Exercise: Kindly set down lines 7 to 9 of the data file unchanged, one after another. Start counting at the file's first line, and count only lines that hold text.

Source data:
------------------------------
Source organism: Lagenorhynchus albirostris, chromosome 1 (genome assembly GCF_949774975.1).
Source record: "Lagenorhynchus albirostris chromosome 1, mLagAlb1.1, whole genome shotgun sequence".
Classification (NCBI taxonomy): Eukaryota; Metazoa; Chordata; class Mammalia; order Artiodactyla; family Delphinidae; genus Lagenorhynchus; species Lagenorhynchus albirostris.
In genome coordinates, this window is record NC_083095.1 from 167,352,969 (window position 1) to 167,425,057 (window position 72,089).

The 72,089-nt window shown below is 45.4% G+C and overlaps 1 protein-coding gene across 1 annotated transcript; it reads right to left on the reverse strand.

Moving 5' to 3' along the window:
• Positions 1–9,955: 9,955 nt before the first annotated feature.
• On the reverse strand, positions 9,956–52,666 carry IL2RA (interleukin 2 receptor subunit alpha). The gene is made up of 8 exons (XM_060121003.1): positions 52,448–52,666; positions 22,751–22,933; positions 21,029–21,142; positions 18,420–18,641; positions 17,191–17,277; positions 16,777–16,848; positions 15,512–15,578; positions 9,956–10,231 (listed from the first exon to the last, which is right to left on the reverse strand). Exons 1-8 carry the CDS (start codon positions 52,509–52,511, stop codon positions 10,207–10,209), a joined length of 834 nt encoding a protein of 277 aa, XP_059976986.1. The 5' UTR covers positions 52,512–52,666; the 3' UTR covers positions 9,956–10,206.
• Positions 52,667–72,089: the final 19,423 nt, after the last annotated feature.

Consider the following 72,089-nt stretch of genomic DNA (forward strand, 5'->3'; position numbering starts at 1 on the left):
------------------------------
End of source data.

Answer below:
• Positions 1–9,955: 9,955 nt before the first annotated feature.
• On the reverse strand, positions 9,956–52,666 carry IL2RA (interleukin 2 receptor subunit alpha). The gene is made up of 8 exons (XM_060121003.1): positions 52,448–52,666; positions 22,751–22,933; positions 21,029–21,142; positions 18,420–18,641; positions 17,191–17,277; positions 16,777–16,848; positions 15,512–15,578; positions 9,956–10,231 (listed from the first exon to the last, which is right to left on the reverse strand). Exons 1-8 carry the CDS (start codon positions 52,509–52,511, stop codon positions 10,207–10,209), a joined length of 834 nt encoding a protein of 277 aa, XP_059976986.1. The 5' UTR covers positions 52,512–52,666; the 3' UTR covers positions 9,956–10,206.
• Positions 52,667–72,089: the final 19,423 nt, after the last annotated feature.